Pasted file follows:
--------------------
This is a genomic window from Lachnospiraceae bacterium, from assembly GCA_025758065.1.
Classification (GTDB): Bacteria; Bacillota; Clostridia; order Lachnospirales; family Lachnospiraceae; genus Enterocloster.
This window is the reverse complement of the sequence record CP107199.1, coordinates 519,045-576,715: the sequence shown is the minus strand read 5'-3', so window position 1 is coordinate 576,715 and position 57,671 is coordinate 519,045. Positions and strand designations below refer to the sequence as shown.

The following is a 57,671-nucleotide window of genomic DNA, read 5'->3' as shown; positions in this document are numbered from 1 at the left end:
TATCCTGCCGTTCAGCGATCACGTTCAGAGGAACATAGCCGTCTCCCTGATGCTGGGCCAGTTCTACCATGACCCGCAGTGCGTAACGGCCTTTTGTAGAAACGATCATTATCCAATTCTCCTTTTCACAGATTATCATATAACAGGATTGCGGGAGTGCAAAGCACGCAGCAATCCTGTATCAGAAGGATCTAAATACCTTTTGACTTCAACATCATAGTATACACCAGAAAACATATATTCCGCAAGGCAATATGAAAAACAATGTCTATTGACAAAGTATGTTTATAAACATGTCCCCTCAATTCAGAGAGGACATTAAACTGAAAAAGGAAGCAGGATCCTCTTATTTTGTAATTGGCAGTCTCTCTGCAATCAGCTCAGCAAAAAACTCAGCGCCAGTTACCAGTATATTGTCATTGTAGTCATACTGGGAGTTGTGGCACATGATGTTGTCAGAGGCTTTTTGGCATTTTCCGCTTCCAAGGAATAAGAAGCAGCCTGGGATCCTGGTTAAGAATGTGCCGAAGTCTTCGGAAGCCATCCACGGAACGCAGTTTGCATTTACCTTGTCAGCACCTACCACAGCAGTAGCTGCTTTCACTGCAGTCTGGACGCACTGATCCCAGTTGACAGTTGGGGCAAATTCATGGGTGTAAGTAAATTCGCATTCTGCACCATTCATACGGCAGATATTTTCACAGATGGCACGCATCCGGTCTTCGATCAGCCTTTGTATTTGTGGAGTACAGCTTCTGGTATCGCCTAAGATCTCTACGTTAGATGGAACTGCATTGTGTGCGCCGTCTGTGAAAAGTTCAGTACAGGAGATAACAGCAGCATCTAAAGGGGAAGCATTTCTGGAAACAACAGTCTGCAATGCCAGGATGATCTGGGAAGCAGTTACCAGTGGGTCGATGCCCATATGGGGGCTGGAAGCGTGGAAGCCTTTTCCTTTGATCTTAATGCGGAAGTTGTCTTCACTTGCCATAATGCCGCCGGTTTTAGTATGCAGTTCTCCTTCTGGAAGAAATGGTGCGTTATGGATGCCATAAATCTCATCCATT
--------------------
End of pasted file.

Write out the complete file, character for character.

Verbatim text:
This is a genomic window from Lachnospiraceae bacterium, from assembly GCA_025758065.1.
Classification (GTDB): Bacteria; Bacillota; Clostridia; order Lachnospirales; family Lachnospiraceae; genus Enterocloster.
This window is the reverse complement of the sequence record CP107199.1, coordinates 519,045-576,715: the sequence shown is the minus strand read 5'-3', so window position 1 is coordinate 576,715 and position 57,671 is coordinate 519,045. Positions and strand designations below refer to the sequence as shown.

The following is a 57,671-nucleotide window of genomic DNA, read 5'->3' as shown; positions in this document are numbered from 1 at the left end:
TATCCTGCCGTTCAGCGATCACGTTCAGAGGAACATAGCCGTCTCCCTGATGCTGGGCCAGTTCTACCATGACCCGCAGTGCGTAACGGCCTTTTGTAGAAACGATCATTATCCAATTCTCCTTTTCACAGATTATCATATAACAGGATTGCGGGAGTGCAAAGCACGCAGCAATCCTGTATCAGAAGGATCTAAATACCTTTTGACTTCAACATCATAGTATACACCAGAAAACATATATTCCGCAAGGCAATATGAAAAACAATGTCTATTGACAAAGTATGTTTATAAACATGTCCCCTCAATTCAGAGAGGACATTAAACTGAAAAAGGAAGCAGGATCCTCTTATTTTGTAATTGGCAGTCTCTCTGCAATCAGCTCAGCAAAAAACTCAGCGCCAGTTACCAGTATATTGTCATTGTAGTCATACTGGGAGTTGTGGCACATGATGTTGTCAGAGGCTTTTTGGCATTTTCCGCTTCCAAGGAATAAGAAGCAGCCTGGGATCCTGGTTAAGAATGTGCCGAAGTCTTCGGAAGCCATCCACGGAACGCAGTTTGCATTTACCTTGTCAGCACCTACCACAGCAGTAGCTGCTTTCACTGCAGTCTGGACGCACTGATCCCAGTTGACAGTTGGGGCAAATTCATGGGTGTAAGTAAATTCGCATTCTGCACCATTCATACGGCAGATATTTTCACAGATGGCACGCATCCGGTCTTCGATCAGCCTTTGTATTTGTGGAGTACAGCTTCTGGTATCGCCTAAGATCTCTACGTTAGATGGAACTGCATTGTGTGCGCCGTCTGTGAAAAGTTCAGTACAGGAGATAACAGCAGCATCTAAAGGGGAAGCATTTCTGGAAACAACAGTCTGCAATGCCAGGATGATCTGGGAAGCAGTTACCAGTGGGTCGATGCCCATATGGGGGCTGGAAGCGTGGAAGCCTTTTCCTTTGATCTTAATGCGGAAGTTGTCTTCACTTGCCATAATGCCGCCGGTTTTAGTATGCAGTTCTCCTTCTGGAAGAAATGGTGCGTTATGGATGCCATAAATCTCATCCATT